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Award-winning author David Swanson speaks on ‘War is a Lie’

Veterans for Peace presents author David Swanson speaking about his highly acclaimed book, “War is a Lie” which recently went into its second printing. Swanson is on a national book tour to promote War is a Lie with scheduled book readings in Berkeley, St. Paul, Minnesota, and Sarasota, Florida among other locations.

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Gainesville Girls Rock Camp returns for 4th year

by Chelsea Carnes, Director of Gainesville Girls Rock Camp

GGRC is a summer camp that uses music and performance as a platform to promote self-esteem, community, and creative self-expression in girls aged 9-17 in Gainesville.

The Girls Rock Camp began on the west coast in 2000 and has spread around the world with hundreds of camps as far away as Brazil and Sweden. The Gainesville Girls Rock Camp got rolling in 2013 by local musicians Chelsea Carnes and Jennifer Vito. The camp is volunteer run by an entirely woman and trans-identified cast of talented musicians, artists, and community activists, many hailing from local bands such as No More, The Ones To Blame, As Is, SODA, Goss, and Wax Wings. Each summer, they create a week of music and feminism meant to rock the world of the girls who attend.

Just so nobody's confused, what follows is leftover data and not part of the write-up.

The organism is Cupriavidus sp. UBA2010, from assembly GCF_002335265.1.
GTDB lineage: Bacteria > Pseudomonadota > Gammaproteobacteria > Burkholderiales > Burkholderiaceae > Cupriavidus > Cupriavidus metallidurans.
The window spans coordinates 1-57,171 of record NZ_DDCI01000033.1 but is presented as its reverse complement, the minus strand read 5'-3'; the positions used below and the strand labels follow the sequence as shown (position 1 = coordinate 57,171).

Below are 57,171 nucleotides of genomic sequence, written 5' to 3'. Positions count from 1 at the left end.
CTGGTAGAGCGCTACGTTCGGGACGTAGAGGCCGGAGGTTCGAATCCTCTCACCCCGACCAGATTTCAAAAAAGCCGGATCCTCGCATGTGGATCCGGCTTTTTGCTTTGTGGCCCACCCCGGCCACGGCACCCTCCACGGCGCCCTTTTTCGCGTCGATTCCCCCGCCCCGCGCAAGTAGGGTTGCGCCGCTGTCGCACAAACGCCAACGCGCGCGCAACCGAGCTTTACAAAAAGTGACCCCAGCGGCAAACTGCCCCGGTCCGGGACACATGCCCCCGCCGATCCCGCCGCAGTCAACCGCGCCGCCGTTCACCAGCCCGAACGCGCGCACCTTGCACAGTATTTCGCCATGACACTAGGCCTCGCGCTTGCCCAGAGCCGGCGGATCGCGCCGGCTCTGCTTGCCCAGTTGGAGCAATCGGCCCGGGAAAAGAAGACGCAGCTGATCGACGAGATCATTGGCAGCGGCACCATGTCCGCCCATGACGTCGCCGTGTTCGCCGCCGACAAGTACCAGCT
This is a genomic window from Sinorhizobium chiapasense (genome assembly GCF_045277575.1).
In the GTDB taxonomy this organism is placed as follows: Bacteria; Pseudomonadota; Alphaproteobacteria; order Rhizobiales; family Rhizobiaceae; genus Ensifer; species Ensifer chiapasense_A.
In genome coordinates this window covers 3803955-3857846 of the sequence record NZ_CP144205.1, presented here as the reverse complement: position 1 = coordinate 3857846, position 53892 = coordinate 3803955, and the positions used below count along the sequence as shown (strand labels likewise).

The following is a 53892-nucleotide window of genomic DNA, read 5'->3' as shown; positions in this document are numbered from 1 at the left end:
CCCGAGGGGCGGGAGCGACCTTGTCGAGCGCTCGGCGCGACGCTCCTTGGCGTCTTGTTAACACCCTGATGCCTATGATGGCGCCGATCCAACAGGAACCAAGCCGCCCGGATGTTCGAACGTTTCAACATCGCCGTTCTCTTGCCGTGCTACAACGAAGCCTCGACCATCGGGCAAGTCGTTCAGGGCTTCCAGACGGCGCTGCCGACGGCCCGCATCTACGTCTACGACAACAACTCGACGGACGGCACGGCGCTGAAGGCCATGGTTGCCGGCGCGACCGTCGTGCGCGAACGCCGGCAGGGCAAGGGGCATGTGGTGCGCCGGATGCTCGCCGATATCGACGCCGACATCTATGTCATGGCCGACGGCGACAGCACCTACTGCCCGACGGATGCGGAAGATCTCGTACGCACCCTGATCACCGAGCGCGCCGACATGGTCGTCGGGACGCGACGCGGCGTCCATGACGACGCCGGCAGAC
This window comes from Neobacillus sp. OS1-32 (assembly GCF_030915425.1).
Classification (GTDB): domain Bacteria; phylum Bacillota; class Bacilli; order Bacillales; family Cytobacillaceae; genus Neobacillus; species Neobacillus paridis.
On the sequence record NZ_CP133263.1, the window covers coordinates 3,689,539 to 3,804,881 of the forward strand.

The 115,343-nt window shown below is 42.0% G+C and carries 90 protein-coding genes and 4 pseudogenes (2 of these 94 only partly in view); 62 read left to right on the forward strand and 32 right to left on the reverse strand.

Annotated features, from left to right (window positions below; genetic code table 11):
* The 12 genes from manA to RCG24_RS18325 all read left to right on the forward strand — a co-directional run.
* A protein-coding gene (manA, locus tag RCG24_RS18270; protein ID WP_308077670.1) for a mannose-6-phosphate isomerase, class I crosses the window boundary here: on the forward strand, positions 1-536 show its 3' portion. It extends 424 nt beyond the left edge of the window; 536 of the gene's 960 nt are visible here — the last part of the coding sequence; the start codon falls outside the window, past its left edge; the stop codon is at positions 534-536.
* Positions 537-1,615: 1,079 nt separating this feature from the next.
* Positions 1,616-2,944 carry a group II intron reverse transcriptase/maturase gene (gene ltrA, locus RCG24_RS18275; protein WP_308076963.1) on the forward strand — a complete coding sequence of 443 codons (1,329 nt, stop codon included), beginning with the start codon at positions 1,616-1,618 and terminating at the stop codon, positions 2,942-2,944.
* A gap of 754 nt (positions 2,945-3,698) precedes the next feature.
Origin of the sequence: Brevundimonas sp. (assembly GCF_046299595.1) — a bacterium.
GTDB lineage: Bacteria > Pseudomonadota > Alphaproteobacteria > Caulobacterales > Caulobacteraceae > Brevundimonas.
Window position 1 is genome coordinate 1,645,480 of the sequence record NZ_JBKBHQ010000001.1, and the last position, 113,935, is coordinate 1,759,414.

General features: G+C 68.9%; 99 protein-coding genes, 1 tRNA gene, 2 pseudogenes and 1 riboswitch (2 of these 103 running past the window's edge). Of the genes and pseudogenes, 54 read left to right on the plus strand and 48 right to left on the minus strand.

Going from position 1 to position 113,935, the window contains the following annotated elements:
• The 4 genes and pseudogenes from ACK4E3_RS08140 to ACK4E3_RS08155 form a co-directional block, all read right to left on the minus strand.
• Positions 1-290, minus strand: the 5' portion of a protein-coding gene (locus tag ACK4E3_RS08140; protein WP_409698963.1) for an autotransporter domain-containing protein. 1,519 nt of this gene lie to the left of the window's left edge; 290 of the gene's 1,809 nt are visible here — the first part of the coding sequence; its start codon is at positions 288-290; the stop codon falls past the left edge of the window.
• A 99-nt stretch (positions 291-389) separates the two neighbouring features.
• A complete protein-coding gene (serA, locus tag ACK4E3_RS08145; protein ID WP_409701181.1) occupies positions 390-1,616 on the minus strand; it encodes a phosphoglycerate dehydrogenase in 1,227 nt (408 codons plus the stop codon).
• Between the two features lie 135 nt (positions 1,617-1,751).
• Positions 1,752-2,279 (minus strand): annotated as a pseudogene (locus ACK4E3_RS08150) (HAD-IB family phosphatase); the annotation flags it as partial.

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ACLC joins ‘Fight for $15’ Orlando protest

by Paul Ortiz, Alachua County Labor Coalition

On Thursday, April 15, the Alachua County Labor Coalition brought two vanloads of activists from Gainesville to join a rally in support of the Fight for $15 campaign at the world’s largest McDonald’s on International Drive in Orlando.

According to the Orlando Sentinel, Central Florida boasts “the lowest median wag of any major metropolitan area in the country,” so this demonstration was desperately needed by area workers who face a skyrocketing cost of living and stagnant wages.